Has gender equality made women commit more crimes?

In some countries, the gender crime gap is narrowing

In 1975, American criminologist Freda Adler issued a dire prophecy on the “darker side” of gender equality that shocked feminist and criminological academics alike.

“In the same way that women are demanding equal opportunity in the fields of legitimate endeavour, a similar number of determined women are forcing their way into the world of major crimes,” she wrote in her landmark book, Sisters in Crime: The Rise of the New Female Criminal.

Adler’s fears were largely unfounded — women still commit violent crime at only a fraction the rate of men — but some criminologists have noted a narrowing in the gap between the proportion of crimes committed by women and those committed by men.

One hypothesis gaining ground among some European criminologists suggests that gender equality does impact crime — but inversely to Adler’s hypothesis. The narrowing crime gap might mean gender equality isn’t helping women into crime, but instead enticing men away from offending. So the question is: could feminism be making the world safer?

The gender crime gap

It is one of few undisputed facts of criminology that men commit violent crime at significantly higher rates than women across the world. From Sweden to the US, men are responsible for some 90% of homicides.

The violent crime gender gap “seems to be something that’s really resistant to change,” said Jukka Savolainen, Director of National Archive of Criminal Justice Data in Michigan. “Men are more prone to use direct physical means of aggression, while females are reluctant to do that.”

Other research suggests that when women do turn to serious violence, it is often as a response to an urgent threat of male aggression.

It is also firmly established that the Western world has experienced a substantial and sustained decrease in crimes in the last three decades, known as the “crime drop”. But in some countries — and for some crimes — the conviction rate for women has increased.

The problem, said Felipe Estrada, professor of criminology at Stockholm University, “is knowing whether we are seeing something connected to behaviour, or the criminal justice system’s reaction.”

In other words, criminologists remain uncertain whether increased convictions are due to women committing more crimes, or simply a higher detection and prosecution rate for those crimes. Estrada’s research suggests the latter.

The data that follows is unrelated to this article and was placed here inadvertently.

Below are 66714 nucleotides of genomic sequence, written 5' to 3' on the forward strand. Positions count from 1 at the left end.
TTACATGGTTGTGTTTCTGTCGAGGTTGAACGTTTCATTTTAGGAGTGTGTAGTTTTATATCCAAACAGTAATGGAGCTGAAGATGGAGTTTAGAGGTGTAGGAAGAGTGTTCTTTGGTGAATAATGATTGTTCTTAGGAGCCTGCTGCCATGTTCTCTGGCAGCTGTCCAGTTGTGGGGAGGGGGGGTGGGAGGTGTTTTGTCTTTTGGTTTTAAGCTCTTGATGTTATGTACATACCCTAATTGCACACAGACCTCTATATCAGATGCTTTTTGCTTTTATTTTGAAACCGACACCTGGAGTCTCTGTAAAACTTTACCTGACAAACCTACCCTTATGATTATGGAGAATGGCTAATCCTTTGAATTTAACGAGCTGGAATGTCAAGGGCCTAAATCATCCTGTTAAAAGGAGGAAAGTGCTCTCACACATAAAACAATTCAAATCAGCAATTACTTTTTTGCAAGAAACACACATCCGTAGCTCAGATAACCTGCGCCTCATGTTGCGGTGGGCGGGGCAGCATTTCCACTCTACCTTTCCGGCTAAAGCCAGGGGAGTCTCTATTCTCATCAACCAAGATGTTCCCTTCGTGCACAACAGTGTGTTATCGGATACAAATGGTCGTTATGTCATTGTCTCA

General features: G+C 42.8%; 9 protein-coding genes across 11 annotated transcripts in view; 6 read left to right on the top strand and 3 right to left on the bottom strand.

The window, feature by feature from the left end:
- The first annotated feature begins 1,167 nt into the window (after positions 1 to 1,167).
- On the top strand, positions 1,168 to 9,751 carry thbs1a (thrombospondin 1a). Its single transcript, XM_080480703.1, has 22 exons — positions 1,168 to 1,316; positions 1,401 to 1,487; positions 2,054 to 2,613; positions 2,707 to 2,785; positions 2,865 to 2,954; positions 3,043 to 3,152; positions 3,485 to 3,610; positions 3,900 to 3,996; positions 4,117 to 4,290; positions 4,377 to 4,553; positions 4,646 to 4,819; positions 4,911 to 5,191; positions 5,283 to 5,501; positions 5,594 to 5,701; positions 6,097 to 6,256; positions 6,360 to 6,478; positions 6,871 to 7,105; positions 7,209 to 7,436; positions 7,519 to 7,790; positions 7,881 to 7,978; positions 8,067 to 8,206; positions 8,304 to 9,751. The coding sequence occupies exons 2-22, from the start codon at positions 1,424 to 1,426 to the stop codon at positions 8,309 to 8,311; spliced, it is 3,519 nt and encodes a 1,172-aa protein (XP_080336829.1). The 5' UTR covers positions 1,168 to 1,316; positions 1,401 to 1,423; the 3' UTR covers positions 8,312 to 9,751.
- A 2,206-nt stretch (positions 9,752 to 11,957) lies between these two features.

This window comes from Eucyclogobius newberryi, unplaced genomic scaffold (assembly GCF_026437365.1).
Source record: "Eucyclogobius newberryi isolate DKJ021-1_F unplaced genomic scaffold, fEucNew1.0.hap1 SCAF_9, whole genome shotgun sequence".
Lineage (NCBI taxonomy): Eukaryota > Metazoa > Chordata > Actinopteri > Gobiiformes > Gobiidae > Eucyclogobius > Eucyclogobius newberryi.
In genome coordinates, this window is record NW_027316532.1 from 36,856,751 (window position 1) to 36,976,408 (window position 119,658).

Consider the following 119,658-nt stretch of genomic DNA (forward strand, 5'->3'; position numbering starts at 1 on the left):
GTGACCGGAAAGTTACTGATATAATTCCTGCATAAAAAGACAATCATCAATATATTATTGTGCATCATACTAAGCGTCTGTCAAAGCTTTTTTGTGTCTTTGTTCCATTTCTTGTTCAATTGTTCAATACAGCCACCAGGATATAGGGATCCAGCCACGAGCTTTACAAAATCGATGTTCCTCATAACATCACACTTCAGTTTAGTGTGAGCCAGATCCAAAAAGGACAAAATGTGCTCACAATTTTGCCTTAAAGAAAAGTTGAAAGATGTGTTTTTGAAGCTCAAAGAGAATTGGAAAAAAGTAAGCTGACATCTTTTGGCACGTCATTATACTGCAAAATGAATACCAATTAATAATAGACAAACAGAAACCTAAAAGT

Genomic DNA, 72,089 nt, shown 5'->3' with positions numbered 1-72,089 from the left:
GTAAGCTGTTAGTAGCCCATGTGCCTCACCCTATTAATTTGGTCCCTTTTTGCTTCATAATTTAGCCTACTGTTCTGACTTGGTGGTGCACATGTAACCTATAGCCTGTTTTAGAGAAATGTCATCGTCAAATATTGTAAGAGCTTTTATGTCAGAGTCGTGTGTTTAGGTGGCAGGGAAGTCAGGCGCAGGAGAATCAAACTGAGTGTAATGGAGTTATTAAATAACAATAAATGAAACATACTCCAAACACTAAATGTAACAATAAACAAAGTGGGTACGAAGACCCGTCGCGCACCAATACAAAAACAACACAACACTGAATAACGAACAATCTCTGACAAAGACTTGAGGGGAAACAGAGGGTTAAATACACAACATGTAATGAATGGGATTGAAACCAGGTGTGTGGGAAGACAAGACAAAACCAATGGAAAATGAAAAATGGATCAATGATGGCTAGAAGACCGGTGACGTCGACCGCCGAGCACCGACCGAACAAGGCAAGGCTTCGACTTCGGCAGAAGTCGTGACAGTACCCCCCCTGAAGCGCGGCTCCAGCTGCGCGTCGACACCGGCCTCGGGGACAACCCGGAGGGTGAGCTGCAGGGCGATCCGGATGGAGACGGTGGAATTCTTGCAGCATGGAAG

“Whatever is being done right in the case of boys is not having an impact on girls”

But according to Estrada, the focus on increasing conviction rates for women obscures a much more significant trend in violent offending: the steep decline in male convictions.

“The main explanation for why we have a decreasing gender gap is that the criminal convictions among men are decreasing very sharply in the last three decades,” said Estrada. “The crime drop is mostly driven by young men who are less criminal than they were in the past.”

According to Jukka Savolainen, director of the National Archive of Criminal Justice Data in Michigan, that’s not entirely surprising. “If we see a drop-off in serious crimes, then that has to come from men, because they are responsible for around 90% of homicides.”

But according to some researchers, the impact of gender on crime trends is understudied.

Raquel Bartolome and Esther Fernandez Molina, co-authors of a recent European Journal of Criminology paper on the Spanish crime drop, said: “The fact that in various countries the crime rate has fallen among boys leads it to be thought that changes in the way they regard masculinity and traditional social roles may have an important role.”

Estrada too considers shifting norms a valuable and understudied area of enquiry. In a 2016 British Journal of Criminology paper, he concluded: “to the extent that increased gender equality may have affected the difference between men’s and women’s propensity for crime, its effect may primarily be due to having produced changes in the type of masculinity that encourages criminality.”

Engendering policy

For the moment, those ideas remain hypotheses — and disputed by Savolainen, among others.

But changes in social norms around gender and crime open up promising areas of enquiry for researchers, and important questions for policymakers.

According to Bartolome and Fernandez-Molina, policymakers must become more sensitive to the gendered dynamics of offending.

“If, indeed, crime is gendered, this should be taken into account when designing educational interventions for juvenile offenders in order to encourage boys to express their identity in a way that does not cause harm to society or to themselves,” they said.

And work with women, they argue, needs to be rethought.

“Men are more prone to use direct physical means of aggression”

“Whatever is being done right in the case of boys (which has generated the crime drop) is not having an impact on girls,” they said.

Gender-responsive approaches to criminal justice are taking root: new projects to make prisons more sensitive to gendered trauma are already underway in the UK.

But to understand the crime drop — and to sustain the gains — much more research will be required.

“It’s an exciting and novel hypothesis,” said Bartolome and Fernandez-Molina, “but the evidence remains scant. Policymakers should promote more research to delve deeper into the subject.” — Edward Siddons

(Picture credit: Flickr/VinceFL)

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